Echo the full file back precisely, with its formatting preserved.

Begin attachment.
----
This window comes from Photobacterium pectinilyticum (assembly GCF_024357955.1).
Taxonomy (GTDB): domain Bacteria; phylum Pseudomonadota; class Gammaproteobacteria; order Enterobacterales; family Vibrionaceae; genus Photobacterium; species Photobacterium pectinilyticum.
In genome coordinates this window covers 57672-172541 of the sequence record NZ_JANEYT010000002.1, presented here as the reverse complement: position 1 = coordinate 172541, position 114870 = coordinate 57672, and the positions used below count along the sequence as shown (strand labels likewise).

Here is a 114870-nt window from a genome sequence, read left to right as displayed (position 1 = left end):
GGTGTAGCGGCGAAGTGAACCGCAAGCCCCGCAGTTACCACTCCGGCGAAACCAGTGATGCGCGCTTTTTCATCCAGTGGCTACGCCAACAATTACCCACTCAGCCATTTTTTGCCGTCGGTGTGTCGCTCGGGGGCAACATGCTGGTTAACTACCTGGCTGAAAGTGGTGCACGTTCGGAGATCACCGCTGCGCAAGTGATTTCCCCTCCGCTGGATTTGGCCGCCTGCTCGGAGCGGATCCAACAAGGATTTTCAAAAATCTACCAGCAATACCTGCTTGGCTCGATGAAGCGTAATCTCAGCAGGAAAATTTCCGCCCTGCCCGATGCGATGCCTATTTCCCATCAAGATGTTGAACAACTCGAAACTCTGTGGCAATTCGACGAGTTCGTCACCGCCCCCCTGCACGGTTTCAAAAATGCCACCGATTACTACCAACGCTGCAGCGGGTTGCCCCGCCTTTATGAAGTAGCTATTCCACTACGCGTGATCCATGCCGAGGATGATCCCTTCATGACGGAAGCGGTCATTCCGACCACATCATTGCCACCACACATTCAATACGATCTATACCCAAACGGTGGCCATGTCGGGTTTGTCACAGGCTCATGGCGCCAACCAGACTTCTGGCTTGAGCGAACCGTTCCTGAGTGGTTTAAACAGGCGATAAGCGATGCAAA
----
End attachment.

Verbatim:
This window comes from Photobacterium pectinilyticum (assembly GCF_024357955.1).
Taxonomy (GTDB): domain Bacteria; phylum Pseudomonadota; class Gammaproteobacteria; order Enterobacterales; family Vibrionaceae; genus Photobacterium; species Photobacterium pectinilyticum.
In genome coordinates this window covers 57672-172541 of the sequence record NZ_JANEYT010000002.1, presented here as the reverse complement: position 1 = coordinate 172541, position 114870 = coordinate 57672, and the positions used below count along the sequence as shown (strand labels likewise).

Here is a 114870-nt window from a genome sequence, read left to right as displayed (position 1 = left end):
GGTGTAGCGGCGAAGTGAACCGCAAGCCCCGCAGTTACCACTCCGGCGAAACCAGTGATGCGCGCTTTTTCATCCAGTGGCTACGCCAACAATTACCCACTCAGCCATTTTTTGCCGTCGGTGTGTCGCTCGGGGGCAACATGCTGGTTAACTACCTGGCTGAAAGTGGTGCACGTTCGGAGATCACCGCTGCGCAAGTGATTTCCCCTCCGCTGGATTTGGCCGCCTGCTCGGAGCGGATCCAACAAGGATTTTCAAAAATCTACCAGCAATACCTGCTTGGCTCGATGAAGCGTAATCTCAGCAGGAAAATTTCCGCCCTGCCCGATGCGATGCCTATTTCCCATCAAGATGTTGAACAACTCGAAACTCTGTGGCAATTCGACGAGTTCGTCACCGCCCCCCTGCACGGTTTCAAAAATGCCACCGATTACTACCAACGCTGCAGCGGGTTGCCCCGCCTTTATGAAGTAGCTATTCCACTACGCGTGATCCATGCCGAGGATGATCCCTTCATGACGGAAGCGGTCATTCCGACCACATCATTGCCACCACACATTCAATACGATCTATACCCAAACGGTGGCCATGTCGGGTTTGTCACAGGCTCATGGCGCCAACCAGACTTCTGGCTTGAGCGAACCGTTCCTGAGTGGTTTAAACAGGCGATAAGCGATGCAAA